Twitter changes boost autocrats’ digital disinformation


Twitter accounts operated by authoritarian governments in Russia, China and Iran are benefiting from recent changes at the social media company, making it easier for them to attract new followers and broadcast propaganda and disinformation to a larger audience, researchers said Monday:

The platform is no longer labeling state-controlled media and propaganda agencies, and will no longer prohibit their content from being automatically promoted or recommended to users. Together, the two changes, both made in recent weeks, have supercharged the Kremlin’s ability to use the U.S.-based platform to spread lies and misleading claims about its invasion of Ukraine, U.S. politics and other topics.

Russian state media accounts are now earning 33% more views than they were just weeks ago, before the change was made, according to findings released Monday by Reset, a London-based nonprofit that tracks authoritarian governments’ use of social media to spread propaganda. Reset’s findings were first reported by The Associated Press:

Reset’s conclusions were confirmed by the Atlantic Council’s Digital Forensic Research Lab, where researchers determined the changes were likely made by Twitter late last month. Many of the dozens of previously labeled accounts were steadily losing followers since Twitter began using the labels. But after the change, many accounts saw big jumps in followers.

The idea that, simply by virtue of owning and controlling a particular technology, someone wields arbitrary or unaccountable power which can touch every aspect of our liberty and our democracy, says Jamie Susskind, author of The Digital Republic: On Freedom and Democracy in the 21st Century.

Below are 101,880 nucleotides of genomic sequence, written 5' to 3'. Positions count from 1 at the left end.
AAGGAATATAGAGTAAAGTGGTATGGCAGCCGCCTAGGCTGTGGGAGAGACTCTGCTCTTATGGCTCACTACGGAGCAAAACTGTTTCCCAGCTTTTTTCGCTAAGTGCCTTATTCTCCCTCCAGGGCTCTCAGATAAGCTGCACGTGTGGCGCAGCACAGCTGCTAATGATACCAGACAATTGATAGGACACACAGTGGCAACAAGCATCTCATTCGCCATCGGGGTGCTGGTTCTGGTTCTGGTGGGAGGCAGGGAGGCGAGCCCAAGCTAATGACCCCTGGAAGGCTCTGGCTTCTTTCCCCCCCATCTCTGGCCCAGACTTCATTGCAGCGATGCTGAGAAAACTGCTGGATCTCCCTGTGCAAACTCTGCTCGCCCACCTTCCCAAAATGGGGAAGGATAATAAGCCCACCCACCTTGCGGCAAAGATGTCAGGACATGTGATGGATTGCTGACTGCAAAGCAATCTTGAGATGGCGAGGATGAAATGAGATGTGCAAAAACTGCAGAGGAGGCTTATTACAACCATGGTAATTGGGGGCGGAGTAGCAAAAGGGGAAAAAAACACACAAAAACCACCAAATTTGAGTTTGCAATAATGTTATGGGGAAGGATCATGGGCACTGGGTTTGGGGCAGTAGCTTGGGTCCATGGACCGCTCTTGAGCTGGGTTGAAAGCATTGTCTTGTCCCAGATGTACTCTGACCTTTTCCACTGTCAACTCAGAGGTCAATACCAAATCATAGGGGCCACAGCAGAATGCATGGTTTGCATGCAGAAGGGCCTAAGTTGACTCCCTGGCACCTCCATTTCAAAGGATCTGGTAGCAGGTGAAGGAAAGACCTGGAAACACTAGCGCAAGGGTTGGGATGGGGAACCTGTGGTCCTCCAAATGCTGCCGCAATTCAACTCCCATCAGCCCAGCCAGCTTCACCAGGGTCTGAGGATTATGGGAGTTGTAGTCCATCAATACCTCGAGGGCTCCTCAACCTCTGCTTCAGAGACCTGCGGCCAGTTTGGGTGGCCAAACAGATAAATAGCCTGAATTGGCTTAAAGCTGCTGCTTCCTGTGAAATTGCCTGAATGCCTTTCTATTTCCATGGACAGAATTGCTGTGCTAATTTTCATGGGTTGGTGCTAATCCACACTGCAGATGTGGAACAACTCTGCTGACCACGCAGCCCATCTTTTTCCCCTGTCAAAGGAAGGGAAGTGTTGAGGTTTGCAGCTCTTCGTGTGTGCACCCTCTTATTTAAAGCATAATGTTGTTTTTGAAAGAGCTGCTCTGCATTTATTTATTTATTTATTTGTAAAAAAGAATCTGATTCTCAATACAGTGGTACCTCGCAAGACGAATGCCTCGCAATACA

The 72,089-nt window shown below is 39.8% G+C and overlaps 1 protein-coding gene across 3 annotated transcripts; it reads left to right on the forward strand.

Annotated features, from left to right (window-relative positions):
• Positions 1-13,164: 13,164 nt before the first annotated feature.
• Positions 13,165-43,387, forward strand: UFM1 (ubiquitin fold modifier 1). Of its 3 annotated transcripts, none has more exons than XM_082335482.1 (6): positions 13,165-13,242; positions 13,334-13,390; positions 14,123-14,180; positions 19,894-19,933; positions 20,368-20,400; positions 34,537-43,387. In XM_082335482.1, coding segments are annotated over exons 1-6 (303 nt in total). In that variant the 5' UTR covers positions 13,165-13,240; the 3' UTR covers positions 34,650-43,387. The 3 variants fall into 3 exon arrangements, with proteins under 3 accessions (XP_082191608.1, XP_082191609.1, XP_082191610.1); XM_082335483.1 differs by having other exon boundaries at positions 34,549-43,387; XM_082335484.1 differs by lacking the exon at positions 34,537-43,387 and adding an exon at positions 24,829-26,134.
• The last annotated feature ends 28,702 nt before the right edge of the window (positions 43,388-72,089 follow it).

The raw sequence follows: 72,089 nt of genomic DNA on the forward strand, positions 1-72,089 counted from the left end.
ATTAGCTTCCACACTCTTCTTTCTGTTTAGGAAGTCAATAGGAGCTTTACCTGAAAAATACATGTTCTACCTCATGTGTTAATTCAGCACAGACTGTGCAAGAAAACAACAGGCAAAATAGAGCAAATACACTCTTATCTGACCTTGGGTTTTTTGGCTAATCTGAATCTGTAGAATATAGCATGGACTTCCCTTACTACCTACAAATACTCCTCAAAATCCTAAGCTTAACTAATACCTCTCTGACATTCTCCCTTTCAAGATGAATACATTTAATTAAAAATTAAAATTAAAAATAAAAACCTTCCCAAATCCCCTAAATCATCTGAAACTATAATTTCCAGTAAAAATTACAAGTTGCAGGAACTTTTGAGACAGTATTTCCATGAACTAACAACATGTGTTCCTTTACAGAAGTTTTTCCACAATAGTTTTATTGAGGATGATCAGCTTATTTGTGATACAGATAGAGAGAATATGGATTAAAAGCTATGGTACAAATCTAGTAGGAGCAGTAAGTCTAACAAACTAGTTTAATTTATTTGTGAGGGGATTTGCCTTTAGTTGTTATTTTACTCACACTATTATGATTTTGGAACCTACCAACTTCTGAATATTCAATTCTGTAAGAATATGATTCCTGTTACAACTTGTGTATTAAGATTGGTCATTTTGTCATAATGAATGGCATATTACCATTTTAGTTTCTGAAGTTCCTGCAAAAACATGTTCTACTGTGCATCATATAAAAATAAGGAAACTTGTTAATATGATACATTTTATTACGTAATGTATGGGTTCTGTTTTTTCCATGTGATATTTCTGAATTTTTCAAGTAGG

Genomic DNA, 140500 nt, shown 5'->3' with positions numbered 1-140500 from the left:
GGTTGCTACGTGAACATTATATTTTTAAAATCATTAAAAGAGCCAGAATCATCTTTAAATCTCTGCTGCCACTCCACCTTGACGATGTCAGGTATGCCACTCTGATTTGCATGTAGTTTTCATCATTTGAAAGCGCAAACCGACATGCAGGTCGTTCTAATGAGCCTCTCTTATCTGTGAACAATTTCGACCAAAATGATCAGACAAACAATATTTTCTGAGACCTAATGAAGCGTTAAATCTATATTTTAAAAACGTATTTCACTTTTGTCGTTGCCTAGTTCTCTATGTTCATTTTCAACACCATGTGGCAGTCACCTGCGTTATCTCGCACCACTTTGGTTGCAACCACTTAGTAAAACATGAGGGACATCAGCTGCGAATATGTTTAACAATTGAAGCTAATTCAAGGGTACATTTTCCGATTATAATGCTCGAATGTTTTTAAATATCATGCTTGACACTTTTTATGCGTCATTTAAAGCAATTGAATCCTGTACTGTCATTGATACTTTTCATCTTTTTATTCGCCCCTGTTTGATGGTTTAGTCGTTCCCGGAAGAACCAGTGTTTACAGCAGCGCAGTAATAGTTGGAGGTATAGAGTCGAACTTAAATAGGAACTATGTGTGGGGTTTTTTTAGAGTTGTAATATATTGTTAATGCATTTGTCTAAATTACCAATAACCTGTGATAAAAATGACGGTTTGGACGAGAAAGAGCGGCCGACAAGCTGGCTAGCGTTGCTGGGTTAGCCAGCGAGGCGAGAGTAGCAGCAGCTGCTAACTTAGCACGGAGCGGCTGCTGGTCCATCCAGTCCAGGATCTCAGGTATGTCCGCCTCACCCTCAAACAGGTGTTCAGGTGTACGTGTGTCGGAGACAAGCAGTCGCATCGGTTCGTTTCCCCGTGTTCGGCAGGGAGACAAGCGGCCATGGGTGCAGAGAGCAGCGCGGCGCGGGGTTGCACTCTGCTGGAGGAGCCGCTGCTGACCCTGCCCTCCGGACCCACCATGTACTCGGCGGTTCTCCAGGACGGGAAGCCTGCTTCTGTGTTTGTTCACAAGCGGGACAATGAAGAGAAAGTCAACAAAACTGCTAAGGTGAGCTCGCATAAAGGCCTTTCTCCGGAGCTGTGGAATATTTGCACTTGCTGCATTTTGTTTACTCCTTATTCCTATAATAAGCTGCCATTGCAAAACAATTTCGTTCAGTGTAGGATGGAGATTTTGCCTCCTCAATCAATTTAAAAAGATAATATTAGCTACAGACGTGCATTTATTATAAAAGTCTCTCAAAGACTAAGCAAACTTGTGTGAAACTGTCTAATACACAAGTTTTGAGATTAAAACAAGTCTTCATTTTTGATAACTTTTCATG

So to be a digital republican is to want to see laws that hold power accountable rather than just hoping that the power is used in a benign and wise, he tells Democracy Paradox.

New cutting-edge technologies are transforming how governments interact with citizens, as authorities automate key services varying from law enforcement to social services. In an essay series recently released by the National Endowment for Democracy’s International Forum for Democratic Studies, three experts from Poland, Georgia, and Armenia explore the often under-appreciated risks and opportunities of digitalization and how it is transforming government accountability.

Artificial intelligence and other digital tools are changing how governments operate,” said Christopher Walker, Vice President for Studies and Analysis at NED. “Digital technologies can be powerful tools for holding public officials accountable. But without transparency and public oversight, government collection and processing of digital data has the potential to weaken trust in government and erode democratic norms over the long term.”

Today digital repression is increasingly used as a means for autocratic leaders who wish to suppress societal discourse and democratic aspirations, the Carnegie Endowment adds. Russia deploys digital tools to assert control over citizens and censor voices opposing the War on Ukraine, while China and Iran go to great lengths to deploy advanced surveillance and censorship to quell dissent within their borders. Director of National Intelligence Avril Haines discusses combatting digital authoritarianism with Carnegie’s Dan Baer (above).

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